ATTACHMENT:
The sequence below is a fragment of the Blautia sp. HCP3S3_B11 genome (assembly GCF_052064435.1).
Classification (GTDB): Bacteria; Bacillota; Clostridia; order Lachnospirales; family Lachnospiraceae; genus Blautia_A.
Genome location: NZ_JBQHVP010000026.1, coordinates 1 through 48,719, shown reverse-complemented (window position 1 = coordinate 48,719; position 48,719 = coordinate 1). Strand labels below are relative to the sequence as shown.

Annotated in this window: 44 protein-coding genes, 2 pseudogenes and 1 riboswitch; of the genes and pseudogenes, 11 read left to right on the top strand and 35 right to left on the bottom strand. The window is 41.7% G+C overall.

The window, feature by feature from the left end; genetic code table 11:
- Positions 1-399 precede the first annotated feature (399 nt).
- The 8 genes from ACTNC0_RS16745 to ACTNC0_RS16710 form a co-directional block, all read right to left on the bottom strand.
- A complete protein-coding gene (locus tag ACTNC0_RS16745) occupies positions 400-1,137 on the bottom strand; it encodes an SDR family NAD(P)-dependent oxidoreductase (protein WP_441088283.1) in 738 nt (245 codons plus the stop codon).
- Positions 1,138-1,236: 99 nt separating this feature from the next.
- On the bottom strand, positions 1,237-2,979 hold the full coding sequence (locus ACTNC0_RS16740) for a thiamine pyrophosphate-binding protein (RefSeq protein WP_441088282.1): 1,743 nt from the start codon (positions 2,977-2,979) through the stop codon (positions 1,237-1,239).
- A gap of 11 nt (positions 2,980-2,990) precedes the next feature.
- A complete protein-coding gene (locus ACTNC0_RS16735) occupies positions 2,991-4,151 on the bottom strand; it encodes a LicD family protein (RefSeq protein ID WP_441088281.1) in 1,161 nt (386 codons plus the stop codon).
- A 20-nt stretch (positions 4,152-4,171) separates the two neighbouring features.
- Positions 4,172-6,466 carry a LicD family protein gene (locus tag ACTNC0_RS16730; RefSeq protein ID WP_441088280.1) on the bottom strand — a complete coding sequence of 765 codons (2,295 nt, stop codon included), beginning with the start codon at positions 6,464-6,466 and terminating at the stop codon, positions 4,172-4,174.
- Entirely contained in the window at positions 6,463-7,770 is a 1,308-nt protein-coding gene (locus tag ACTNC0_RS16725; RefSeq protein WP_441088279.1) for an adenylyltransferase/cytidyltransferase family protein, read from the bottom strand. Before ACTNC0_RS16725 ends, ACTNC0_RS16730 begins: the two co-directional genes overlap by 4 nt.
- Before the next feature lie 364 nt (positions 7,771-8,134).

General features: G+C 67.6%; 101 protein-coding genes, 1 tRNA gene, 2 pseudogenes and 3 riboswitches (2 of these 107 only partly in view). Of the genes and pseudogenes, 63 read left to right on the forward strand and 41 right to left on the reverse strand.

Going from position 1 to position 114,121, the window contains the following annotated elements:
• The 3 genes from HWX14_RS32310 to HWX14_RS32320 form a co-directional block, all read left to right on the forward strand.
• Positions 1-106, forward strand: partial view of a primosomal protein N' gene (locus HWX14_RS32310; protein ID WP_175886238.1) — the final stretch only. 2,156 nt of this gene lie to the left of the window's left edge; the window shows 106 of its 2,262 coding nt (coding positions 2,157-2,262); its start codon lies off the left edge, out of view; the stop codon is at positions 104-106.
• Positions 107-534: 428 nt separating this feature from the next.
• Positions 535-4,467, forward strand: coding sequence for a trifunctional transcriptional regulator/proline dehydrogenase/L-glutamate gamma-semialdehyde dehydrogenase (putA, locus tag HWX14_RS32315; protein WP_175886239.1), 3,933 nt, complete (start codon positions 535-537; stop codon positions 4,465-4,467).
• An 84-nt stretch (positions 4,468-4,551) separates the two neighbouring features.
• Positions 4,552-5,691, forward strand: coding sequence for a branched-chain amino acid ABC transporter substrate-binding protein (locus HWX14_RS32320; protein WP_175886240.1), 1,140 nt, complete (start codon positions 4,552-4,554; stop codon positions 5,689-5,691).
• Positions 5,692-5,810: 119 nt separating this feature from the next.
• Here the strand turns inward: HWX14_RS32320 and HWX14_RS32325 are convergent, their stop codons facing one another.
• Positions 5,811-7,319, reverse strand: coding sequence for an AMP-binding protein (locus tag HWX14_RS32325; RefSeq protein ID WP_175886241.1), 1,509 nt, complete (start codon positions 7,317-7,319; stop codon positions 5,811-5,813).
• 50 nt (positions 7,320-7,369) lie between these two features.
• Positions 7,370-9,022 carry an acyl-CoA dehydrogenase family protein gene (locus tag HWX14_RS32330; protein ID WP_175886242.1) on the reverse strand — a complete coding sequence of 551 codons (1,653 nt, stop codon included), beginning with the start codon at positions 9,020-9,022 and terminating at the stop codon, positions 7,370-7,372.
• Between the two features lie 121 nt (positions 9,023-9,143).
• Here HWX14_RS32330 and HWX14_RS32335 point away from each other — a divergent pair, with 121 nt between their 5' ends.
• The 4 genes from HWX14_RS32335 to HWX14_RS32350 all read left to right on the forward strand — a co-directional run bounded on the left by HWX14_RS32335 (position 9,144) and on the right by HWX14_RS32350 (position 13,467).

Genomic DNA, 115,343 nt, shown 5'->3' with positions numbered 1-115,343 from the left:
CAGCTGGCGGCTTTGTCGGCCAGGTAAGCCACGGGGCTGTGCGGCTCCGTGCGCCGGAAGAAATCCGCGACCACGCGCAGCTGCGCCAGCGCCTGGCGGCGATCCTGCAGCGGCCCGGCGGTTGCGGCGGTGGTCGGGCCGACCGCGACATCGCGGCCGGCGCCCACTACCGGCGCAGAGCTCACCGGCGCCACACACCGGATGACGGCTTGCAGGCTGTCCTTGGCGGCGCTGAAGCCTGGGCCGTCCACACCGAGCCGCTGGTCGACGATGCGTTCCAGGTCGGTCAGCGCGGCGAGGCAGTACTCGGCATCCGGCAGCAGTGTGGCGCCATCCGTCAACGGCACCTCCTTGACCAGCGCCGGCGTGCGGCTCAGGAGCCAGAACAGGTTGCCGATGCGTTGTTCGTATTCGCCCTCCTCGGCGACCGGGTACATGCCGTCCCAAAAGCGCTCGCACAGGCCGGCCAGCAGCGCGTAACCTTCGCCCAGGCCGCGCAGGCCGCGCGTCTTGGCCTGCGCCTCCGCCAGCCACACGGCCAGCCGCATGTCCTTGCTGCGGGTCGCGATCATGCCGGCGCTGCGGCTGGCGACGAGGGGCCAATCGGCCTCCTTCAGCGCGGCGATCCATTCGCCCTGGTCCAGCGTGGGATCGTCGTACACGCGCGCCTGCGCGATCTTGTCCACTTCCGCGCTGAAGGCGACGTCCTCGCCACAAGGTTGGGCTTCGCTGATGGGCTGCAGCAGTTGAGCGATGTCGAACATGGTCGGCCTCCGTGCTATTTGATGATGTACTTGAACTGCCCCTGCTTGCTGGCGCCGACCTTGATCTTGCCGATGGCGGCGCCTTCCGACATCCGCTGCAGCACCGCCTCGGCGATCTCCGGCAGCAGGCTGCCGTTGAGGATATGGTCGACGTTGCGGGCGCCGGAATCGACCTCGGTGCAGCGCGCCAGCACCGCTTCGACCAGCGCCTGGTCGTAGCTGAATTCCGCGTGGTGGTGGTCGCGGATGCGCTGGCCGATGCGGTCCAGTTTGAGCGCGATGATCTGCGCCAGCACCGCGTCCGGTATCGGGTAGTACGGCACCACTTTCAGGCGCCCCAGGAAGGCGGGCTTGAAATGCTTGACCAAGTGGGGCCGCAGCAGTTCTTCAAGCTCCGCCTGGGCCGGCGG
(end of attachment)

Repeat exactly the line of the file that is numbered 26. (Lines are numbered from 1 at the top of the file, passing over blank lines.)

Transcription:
• Here the strand turns inward: HWX14_RS32320 and HWX14_RS32325 are convergent, their stop codons facing one another.